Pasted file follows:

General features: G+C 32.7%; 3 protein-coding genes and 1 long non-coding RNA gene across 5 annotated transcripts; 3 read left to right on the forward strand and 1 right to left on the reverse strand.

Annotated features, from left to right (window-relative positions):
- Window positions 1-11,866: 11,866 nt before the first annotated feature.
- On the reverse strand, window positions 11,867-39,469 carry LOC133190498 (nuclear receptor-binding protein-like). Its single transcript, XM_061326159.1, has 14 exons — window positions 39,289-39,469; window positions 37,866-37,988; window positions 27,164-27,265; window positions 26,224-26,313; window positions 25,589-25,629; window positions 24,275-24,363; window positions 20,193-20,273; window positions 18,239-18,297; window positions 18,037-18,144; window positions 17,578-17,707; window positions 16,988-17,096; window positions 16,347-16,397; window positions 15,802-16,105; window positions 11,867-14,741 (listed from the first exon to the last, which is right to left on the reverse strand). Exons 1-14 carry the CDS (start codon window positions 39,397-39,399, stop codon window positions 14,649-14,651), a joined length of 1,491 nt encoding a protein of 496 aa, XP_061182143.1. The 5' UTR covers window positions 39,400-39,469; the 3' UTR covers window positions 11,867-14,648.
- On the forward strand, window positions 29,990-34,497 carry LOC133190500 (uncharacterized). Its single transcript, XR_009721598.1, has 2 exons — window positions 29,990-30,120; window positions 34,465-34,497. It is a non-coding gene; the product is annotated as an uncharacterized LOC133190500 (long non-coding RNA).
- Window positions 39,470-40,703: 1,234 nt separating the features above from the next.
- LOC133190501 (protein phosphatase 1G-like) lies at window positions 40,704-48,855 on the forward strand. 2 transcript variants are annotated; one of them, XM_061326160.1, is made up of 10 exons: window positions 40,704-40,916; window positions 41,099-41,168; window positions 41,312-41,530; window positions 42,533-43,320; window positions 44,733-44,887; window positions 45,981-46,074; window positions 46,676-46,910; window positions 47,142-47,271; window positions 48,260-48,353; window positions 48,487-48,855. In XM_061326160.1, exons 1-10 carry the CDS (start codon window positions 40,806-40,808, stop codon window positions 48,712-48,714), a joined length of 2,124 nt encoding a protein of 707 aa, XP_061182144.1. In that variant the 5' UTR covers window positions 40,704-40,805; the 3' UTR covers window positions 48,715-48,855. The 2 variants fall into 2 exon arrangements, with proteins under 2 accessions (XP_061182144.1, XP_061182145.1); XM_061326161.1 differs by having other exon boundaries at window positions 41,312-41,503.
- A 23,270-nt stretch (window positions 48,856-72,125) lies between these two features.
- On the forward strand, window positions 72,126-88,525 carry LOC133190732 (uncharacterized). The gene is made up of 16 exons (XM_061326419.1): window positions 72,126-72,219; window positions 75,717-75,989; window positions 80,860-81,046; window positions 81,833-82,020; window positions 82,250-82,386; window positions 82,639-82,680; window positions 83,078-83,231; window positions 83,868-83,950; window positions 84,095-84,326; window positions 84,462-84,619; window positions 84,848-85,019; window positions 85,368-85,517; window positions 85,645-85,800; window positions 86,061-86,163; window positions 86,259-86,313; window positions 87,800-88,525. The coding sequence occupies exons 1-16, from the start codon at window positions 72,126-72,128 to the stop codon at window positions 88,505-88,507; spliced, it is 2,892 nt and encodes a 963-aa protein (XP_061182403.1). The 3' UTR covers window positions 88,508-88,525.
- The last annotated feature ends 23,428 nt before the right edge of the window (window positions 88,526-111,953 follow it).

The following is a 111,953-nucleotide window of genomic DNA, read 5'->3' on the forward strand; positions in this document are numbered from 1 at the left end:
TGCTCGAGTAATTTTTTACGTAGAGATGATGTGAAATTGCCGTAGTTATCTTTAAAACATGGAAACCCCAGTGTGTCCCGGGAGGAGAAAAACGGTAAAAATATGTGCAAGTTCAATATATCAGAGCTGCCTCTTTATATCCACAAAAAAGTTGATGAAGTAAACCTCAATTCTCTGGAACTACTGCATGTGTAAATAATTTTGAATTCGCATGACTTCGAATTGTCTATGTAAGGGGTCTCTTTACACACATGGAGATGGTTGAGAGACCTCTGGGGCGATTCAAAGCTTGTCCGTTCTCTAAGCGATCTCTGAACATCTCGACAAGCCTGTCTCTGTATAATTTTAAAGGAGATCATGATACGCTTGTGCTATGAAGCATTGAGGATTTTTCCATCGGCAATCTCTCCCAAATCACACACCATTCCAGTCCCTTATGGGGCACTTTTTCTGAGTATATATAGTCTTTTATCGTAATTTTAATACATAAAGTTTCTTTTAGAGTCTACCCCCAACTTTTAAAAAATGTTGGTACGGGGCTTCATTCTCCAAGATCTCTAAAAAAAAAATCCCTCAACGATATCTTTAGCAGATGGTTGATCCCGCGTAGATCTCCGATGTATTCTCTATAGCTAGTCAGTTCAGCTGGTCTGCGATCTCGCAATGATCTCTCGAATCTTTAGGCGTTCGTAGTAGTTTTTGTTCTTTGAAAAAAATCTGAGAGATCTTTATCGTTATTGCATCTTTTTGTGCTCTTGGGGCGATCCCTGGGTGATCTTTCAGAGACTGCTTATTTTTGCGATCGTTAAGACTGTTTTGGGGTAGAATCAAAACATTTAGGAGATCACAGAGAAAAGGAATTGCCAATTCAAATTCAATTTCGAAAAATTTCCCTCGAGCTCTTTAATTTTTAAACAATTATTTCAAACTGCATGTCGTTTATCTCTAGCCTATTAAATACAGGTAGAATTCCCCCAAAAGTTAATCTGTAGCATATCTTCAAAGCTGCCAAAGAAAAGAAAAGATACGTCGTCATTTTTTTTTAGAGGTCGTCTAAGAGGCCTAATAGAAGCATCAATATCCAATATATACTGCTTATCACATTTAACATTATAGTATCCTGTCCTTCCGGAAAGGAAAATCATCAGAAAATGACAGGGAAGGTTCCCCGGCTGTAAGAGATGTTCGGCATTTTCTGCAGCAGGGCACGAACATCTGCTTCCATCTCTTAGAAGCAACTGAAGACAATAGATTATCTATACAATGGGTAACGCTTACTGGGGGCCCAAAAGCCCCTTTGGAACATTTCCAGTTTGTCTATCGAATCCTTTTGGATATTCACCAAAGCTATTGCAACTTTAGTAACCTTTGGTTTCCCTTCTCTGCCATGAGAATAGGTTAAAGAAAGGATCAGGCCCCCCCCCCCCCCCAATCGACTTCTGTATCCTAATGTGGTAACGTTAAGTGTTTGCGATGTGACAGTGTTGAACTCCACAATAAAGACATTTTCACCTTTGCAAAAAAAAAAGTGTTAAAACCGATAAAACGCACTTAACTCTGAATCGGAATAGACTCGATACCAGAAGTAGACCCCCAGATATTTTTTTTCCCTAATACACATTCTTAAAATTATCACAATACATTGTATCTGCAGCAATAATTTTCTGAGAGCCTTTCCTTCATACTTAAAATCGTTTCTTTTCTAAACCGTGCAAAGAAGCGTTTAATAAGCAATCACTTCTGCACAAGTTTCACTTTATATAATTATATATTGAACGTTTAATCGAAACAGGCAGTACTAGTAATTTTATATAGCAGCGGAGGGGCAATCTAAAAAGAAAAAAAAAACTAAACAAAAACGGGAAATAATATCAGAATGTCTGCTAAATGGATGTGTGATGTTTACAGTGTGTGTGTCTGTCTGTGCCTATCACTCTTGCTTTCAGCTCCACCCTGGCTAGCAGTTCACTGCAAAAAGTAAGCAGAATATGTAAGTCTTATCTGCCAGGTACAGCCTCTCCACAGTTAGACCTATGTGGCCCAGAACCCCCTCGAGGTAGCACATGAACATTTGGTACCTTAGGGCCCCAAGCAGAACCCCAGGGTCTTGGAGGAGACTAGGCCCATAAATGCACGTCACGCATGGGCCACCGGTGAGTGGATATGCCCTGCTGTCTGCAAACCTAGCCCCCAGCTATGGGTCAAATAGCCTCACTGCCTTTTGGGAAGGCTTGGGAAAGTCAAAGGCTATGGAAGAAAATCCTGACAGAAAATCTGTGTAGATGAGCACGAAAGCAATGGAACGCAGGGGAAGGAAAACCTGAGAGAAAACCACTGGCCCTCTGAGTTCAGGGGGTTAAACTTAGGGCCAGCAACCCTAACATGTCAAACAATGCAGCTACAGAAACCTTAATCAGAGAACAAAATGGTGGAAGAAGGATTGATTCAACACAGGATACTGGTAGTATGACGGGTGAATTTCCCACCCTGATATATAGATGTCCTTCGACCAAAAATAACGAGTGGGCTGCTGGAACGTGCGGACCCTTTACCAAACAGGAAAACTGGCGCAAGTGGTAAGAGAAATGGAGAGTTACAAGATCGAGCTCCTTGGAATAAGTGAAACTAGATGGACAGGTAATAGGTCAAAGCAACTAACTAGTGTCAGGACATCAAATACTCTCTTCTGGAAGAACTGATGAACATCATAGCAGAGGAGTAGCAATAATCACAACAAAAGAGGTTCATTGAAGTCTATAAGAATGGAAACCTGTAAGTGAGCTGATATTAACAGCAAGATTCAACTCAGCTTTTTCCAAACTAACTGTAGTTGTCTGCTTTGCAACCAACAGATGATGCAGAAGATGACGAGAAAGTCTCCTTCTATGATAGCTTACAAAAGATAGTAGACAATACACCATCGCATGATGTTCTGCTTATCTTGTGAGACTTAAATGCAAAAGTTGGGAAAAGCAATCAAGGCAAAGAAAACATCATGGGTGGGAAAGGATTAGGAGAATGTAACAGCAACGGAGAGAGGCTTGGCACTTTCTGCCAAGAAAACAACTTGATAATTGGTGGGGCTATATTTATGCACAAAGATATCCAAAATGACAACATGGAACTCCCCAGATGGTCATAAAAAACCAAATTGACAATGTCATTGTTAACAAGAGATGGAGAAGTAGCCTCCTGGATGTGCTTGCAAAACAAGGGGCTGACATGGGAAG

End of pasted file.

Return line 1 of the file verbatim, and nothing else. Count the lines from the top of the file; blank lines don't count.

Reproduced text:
General features: G+C 32.7%; 3 protein-coding genes and 1 long non-coding RNA gene across 5 annotated transcripts; 3 read left to right on the forward strand and 1 right to left on the reverse strand.